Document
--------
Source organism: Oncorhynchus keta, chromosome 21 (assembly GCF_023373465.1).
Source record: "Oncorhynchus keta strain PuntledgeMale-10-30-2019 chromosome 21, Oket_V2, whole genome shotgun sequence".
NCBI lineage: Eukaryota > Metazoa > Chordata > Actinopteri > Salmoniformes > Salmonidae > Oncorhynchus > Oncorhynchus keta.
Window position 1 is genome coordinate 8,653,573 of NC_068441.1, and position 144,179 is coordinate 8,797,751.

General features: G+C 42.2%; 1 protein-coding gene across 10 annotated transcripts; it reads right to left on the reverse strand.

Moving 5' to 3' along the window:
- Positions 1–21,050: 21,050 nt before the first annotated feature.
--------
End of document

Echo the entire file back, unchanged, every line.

Source organism: Oncorhynchus keta, chromosome 21 (assembly GCF_023373465.1).
Source record: "Oncorhynchus keta strain PuntledgeMale-10-30-2019 chromosome 21, Oket_V2, whole genome shotgun sequence".
NCBI lineage: Eukaryota > Metazoa > Chordata > Actinopteri > Salmoniformes > Salmonidae > Oncorhynchus > Oncorhynchus keta.
Window position 1 is genome coordinate 8,653,573 of NC_068441.1, and position 144,179 is coordinate 8,797,751.

General features: G+C 42.2%; 1 protein-coding gene across 10 annotated transcripts; it reads right to left on the reverse strand.

Moving 5' to 3' along the window:
- Positions 1–21,050: 21,050 nt before the first annotated feature.